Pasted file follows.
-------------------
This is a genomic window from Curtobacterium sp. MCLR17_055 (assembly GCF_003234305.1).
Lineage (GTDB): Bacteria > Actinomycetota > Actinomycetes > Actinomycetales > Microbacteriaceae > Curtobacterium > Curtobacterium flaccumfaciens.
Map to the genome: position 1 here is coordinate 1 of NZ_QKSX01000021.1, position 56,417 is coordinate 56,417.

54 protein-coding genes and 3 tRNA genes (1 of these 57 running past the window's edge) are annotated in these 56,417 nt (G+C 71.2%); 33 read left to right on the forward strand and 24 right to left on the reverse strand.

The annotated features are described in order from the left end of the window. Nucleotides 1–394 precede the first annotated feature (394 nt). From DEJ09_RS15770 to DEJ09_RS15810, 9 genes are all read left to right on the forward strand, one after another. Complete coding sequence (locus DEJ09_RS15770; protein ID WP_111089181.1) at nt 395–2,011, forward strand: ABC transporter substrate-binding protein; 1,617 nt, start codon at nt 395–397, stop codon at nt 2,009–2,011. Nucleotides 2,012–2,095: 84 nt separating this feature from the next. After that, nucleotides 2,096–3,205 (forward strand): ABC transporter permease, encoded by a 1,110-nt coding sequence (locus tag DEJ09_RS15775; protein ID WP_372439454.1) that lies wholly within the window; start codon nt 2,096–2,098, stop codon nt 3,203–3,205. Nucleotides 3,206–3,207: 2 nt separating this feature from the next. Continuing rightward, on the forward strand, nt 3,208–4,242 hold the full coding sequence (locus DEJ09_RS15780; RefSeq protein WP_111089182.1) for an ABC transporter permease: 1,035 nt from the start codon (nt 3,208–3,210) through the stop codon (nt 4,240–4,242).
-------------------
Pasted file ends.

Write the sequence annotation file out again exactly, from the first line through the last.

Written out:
This is a genomic window from Curtobacterium sp. MCLR17_055 (assembly GCF_003234305.1).
Lineage (GTDB): Bacteria > Actinomycetota > Actinomycetes > Actinomycetales > Microbacteriaceae > Curtobacterium > Curtobacterium flaccumfaciens.
Map to the genome: position 1 here is coordinate 1 of NZ_QKSX01000021.1, position 56,417 is coordinate 56,417.

54 protein-coding genes and 3 tRNA genes (1 of these 57 running past the window's edge) are annotated in these 56,417 nt (G+C 71.2%); 33 read left to right on the forward strand and 24 right to left on the reverse strand.

The annotated features are described in order from the left end of the window. Nucleotides 1–394 precede the first annotated feature (394 nt). From DEJ09_RS15770 to DEJ09_RS15810, 9 genes are all read left to right on the forward strand, one after another. Complete coding sequence (locus DEJ09_RS15770; protein ID WP_111089181.1) at nt 395–2,011, forward strand: ABC transporter substrate-binding protein; 1,617 nt, start codon at nt 395–397, stop codon at nt 2,009–2,011. Nucleotides 2,012–2,095: 84 nt separating this feature from the next. After that, nucleotides 2,096–3,205 (forward strand): ABC transporter permease, encoded by a 1,110-nt coding sequence (locus tag DEJ09_RS15775; protein ID WP_372439454.1) that lies wholly within the window; start codon nt 2,096–2,098, stop codon nt 3,203–3,205. Nucleotides 3,206–3,207: 2 nt separating this feature from the next. Continuing rightward, on the forward strand, nt 3,208–4,242 hold the full coding sequence (locus DEJ09_RS15780; RefSeq protein WP_111089182.1) for an ABC transporter permease: 1,035 nt from the start codon (nt 3,208–3,210) through the stop codon (nt 4,240–4,242).